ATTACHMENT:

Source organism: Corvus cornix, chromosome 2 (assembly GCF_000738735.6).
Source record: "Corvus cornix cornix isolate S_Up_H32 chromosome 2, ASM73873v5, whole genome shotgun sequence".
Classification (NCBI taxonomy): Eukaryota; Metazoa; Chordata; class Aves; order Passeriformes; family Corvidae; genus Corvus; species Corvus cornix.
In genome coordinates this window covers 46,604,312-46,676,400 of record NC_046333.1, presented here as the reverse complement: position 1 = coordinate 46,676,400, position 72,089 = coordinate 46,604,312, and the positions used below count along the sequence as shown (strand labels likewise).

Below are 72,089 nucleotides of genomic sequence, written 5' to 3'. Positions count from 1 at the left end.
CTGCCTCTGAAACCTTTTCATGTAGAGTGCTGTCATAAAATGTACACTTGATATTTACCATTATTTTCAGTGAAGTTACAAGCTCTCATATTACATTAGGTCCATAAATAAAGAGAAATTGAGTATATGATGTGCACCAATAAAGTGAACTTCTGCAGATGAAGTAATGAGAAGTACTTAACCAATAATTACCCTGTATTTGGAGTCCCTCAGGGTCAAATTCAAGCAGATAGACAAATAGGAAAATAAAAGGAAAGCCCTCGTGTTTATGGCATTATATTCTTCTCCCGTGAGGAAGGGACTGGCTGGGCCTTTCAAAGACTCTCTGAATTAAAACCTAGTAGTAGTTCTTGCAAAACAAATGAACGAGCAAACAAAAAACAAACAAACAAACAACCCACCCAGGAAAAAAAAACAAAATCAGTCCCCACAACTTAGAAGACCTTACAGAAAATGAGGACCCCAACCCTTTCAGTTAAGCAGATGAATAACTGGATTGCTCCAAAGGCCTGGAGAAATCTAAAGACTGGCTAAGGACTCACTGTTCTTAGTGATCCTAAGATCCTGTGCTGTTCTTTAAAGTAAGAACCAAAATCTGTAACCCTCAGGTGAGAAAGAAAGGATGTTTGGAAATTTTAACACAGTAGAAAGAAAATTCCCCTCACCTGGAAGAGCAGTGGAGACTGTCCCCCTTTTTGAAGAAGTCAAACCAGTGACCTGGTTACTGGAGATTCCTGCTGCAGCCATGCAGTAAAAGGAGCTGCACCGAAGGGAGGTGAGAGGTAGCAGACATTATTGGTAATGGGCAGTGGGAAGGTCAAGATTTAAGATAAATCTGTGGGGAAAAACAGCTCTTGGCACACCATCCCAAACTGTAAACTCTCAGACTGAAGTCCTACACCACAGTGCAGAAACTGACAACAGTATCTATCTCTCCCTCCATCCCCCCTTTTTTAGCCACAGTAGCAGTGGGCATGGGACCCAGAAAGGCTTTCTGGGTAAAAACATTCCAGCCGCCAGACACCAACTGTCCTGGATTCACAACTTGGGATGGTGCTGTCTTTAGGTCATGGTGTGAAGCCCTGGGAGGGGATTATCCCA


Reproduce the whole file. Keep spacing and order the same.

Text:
Source organism: Corvus cornix, chromosome 2 (assembly GCF_000738735.6).
Source record: "Corvus cornix cornix isolate S_Up_H32 chromosome 2, ASM73873v5, whole genome shotgun sequence".
Classification (NCBI taxonomy): Eukaryota; Metazoa; Chordata; class Aves; order Passeriformes; family Corvidae; genus Corvus; species Corvus cornix.
In genome coordinates this window covers 46,604,312-46,676,400 of record NC_046333.1, presented here as the reverse complement: position 1 = coordinate 46,676,400, position 72,089 = coordinate 46,604,312, and the positions used below count along the sequence as shown (strand labels likewise).

Below are 72,089 nucleotides of genomic sequence, written 5' to 3'. Positions count from 1 at the left end.
CTGCCTCTGAAACCTTTTCATGTAGAGTGCTGTCATAAAATGTACACTTGATATTTACCATTATTTTCAGTGAAGTTACAAGCTCTCATATTACATTAGGTCCATAAATAAAGAGAAATTGAGTATATGATGTGCACCAATAAAGTGAACTTCTGCAGATGAAGTAATGAGAAGTACTTAACCAATAATTACCCTGTATTTGGAGTCCCTCAGGGTCAAATTCAAGCAGATAGACAAATAGGAAAATAAAAGGAAAGCCCTCGTGTTTATGGCATTATATTCTTCTCCCGTGAGGAAGGGACTGGCTGGGCCTTTCAAAGACTCTCTGAATTAAAACCTAGTAGTAGTTCTTGCAAAACAAATGAACGAGCAAACAAAAAACAAACAAACAAACAACCCACCCAGGAAAAAAAAACAAAATCAGTCCCCACAACTTAGAAGACCTTACAGAAAATGAGGACCCCAACCCTTTCAGTTAAGCAGATGAATAACTGGATTGCTCCAAAGGCCTGGAGAAATCTAAAGACTGGCTAAGGACTCACTGTTCTTAGTGATCCTAAGATCCTGTGCTGTTCTTTAAAGTAAGAACCAAAATCTGTAACCCTCAGGTGAGAAAGAAAGGATGTTTGGAAATTTTAACACAGTAGAAAGAAAATTCCCCTCACCTGGAAGAGCAGTGGAGACTGTCCCCCTTTTTGAAGAAGTCAAACCAGTGACCTGGTTACTGGAGATTCCTGCTGCAGCCATGCAGTAAAAGGAGCTGCACCGAAGGGAGGTGAGAGGTAGCAGACATTATTGGTAATGGGCAGTGGGAAGGTCAAGATTTAAGATAAATCTGTGGGGAAAAACAGCTCTTGGCACACCATCCCAAACTGTAAACTCTCAGACTGAAGTCCTACACCACAGTGCAGAAACTGACAACAGTATCTATCTCTCCCTCCATCCCCCCTTTTTTAGCCACAGTAGCAGTGGGCATGGGACCCAGAAAGGCTTTCTGGGTAAAAACATTCCAGCCGCCAGACACCAACTGTCCTGGATTCACAACTTGGGATGGTGCTGTCTTTAGGTCATGGTGTGAAGCCCTGGGAGGGGATTATCCCA